By Greg Smith
Why is anyone suddenly surprised the 2016 Democratic presidential nomination is not sitting on a silver platter in the DNC headquarters with a “Property of Hillary Clinton” note on it?
When Clinton, from a then reliably Democratic Arkansas, wanted to run for Senate in 2000 she had to go to super-liberal New York to do it. A college basketball player working out on a Dunk Hoop would hardly impress NBA scouts. And going into the 2008 primaries Clinton was the odds-on favorite of Democrats, with all the name recognition, connections and fundraising potential a candidate could possibly hope to have. She went on to lose the nomination to a nobody. How has anyone taken her seriously since?
More damaging to her chances are the 20-plus years of her on the national stage. To put it mildly, she has baggage. In 1993 while pushing for her own version of health care reform Clinton was questioned about how the proposal would obviously harm millions of small American businesses and responded, “I can’t be responsible for every under-capitalized business.”
In 1959 Mao Zedong ordered large amounts of food exported from China to earn hard currency to pay for the Great Leap Forward, starving tens of millions to death. “When there is not enough to eat people starve to death. It is better to let half of the people die so that the other half can eat their fill.”
Sounding a little more humane than Mao isn’t much of a campaign strategy. Incidentally, why do the people in charge who want to make an omelet always insist on breaking someone else’s eggs?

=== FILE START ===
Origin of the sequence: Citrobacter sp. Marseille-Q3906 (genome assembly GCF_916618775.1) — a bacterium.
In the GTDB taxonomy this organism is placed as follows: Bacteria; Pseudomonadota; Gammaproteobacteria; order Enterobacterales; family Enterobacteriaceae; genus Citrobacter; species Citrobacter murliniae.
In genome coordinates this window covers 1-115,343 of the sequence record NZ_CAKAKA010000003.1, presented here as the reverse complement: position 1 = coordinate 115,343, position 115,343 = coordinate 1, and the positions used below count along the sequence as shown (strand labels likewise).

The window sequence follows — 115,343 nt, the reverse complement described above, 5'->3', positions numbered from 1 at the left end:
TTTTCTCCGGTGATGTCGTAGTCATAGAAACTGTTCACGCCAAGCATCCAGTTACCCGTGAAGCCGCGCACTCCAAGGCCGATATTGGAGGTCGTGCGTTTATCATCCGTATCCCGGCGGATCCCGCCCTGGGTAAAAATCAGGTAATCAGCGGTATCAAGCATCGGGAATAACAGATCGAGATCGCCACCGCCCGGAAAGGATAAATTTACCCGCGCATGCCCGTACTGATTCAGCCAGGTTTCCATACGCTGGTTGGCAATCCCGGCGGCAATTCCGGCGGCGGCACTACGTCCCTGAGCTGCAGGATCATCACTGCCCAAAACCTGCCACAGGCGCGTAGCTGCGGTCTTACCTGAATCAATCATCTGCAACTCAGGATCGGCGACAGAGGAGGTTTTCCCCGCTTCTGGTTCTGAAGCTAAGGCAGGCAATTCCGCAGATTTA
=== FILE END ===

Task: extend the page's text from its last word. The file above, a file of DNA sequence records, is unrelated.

This past October Clinton said – out loud – “And don’t let anybody, don’t let anybody tell you, that, you know, it’s corporations and businesses that create jobs. You know, that old theory, trickle-down economics. That has been tried. That has failed. It has failed rather spectacularly.”
An aide tried to say Clinton’s meant giving tax breaks to businesses doesn’t help create jobs and Clinton herself tried to add context, but even the explanations didn’t alter the meaning of what Clinton said. She actually believes higher tax rates do not impact a business’ ability to compete or create jobs. A presidential candidate who tried to defend that idea would simply lack credibility with most independent voters.
Clinton’s record as secretary of state is similarly punctuated by notable naivety like the ‘reset’ button on relations with Russia. She and President Obama pushed the notion President Bush was a cowboy packing pearl-handled diplomacy that soured U.S.-Russo relations. Five years on and Russia has annexed a part of Ukraine and is still there fighting a proxy war. Obama has even resorted to mocking Russian life expectancy and as a nation that “doesn’t make anything.”